13.4: Variation of Atmospheric Pressure
Change in atmospheric pressure with height is particularly interesting. The decrease in atmospheric pressure with increasing altitude is due to the decreasing gravitational force per unit area as we move away from the surface of the earth.
Assuming the air temperature is constant at a given altitude and that the ideal gas law of thermodynamics describes the atmosphere to a good approximation, one can find the variation of atmospheric pressure with height.
Let p(y) be the atmospheric pressure at height y. The density ρ at y, the temperature T in the Kelvin scale (K), and the mass m of a molecule of air are related to the absolute pressure by the ideal gas law, in the form:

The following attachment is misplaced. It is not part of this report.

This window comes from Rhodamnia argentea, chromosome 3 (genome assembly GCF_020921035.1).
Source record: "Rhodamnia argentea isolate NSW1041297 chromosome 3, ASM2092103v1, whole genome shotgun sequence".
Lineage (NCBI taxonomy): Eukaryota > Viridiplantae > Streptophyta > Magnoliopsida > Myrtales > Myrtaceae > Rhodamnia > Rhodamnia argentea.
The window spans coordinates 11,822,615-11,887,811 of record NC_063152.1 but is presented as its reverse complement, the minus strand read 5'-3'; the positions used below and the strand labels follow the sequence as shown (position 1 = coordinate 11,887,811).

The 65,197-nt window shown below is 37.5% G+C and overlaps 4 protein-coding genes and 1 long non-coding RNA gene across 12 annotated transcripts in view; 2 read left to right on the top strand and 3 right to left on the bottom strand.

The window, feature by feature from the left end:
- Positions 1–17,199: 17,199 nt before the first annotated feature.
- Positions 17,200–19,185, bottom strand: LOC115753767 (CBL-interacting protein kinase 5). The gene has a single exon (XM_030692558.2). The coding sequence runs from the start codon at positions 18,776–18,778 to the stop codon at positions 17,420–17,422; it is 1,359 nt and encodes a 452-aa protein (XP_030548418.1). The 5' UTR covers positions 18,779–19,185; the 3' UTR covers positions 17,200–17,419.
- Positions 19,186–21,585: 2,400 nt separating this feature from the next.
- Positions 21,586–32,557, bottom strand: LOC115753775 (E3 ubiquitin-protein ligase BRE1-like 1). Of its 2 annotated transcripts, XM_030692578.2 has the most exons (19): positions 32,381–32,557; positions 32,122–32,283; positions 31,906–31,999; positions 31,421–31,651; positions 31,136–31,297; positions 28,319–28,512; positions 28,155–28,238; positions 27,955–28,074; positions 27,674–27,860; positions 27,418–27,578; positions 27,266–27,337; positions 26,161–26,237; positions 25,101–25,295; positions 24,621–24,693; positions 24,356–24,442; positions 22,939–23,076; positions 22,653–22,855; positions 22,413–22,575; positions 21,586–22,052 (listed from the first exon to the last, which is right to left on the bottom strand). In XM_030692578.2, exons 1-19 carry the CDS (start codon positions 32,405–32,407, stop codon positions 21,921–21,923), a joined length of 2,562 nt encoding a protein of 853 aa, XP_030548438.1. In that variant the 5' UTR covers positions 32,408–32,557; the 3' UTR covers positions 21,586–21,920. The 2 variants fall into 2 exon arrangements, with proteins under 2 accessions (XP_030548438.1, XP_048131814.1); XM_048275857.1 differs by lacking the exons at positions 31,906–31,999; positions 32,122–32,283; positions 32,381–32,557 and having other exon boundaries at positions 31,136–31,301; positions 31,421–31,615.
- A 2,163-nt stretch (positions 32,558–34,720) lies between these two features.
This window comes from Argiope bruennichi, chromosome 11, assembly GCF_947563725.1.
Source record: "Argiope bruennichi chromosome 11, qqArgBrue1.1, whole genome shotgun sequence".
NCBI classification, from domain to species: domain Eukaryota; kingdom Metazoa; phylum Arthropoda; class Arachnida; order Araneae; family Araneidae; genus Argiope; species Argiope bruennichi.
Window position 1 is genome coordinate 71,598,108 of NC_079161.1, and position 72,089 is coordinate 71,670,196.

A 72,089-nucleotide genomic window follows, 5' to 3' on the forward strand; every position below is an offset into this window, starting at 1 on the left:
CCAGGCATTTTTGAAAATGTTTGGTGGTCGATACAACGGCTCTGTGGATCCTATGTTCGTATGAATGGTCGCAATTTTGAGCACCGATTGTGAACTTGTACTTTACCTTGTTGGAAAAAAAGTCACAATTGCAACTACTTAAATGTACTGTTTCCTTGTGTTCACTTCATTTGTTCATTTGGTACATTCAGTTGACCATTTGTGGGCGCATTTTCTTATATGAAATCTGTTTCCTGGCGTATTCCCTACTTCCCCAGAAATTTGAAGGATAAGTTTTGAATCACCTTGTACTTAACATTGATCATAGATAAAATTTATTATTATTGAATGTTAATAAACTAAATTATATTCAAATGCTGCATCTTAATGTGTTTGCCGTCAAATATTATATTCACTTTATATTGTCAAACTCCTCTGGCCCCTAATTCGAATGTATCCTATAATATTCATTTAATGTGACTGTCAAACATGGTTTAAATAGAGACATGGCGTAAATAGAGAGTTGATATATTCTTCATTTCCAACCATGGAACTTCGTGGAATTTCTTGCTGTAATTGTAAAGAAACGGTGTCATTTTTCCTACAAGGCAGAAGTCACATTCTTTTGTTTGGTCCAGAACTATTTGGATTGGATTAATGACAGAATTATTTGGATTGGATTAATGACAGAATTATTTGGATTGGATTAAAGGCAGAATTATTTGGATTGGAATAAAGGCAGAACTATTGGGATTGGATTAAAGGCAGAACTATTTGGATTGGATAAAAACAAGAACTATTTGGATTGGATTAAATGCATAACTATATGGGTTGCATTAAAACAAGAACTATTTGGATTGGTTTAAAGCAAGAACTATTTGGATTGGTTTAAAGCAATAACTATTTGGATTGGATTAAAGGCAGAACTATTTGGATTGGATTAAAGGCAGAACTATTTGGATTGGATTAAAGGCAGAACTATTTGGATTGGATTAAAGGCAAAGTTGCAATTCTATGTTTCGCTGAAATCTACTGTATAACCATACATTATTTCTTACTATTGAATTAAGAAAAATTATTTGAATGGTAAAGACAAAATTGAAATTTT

Using density from the ideal gas law, the rate of variation of pressure with height is integrated from sea level, and the final expression is obtained as:
Atmospheric pressure drops exponentially with height, since the y-axis points up from the ground, and y has positive values in the atmosphere above sea level. The pressure drops by a factor of 1/e when the height is 1/α, which gives us a physical interpretation for α. The constant 1/α is a length scale that characterizes how pressure varies with height and is often referred to as the pressure scale height.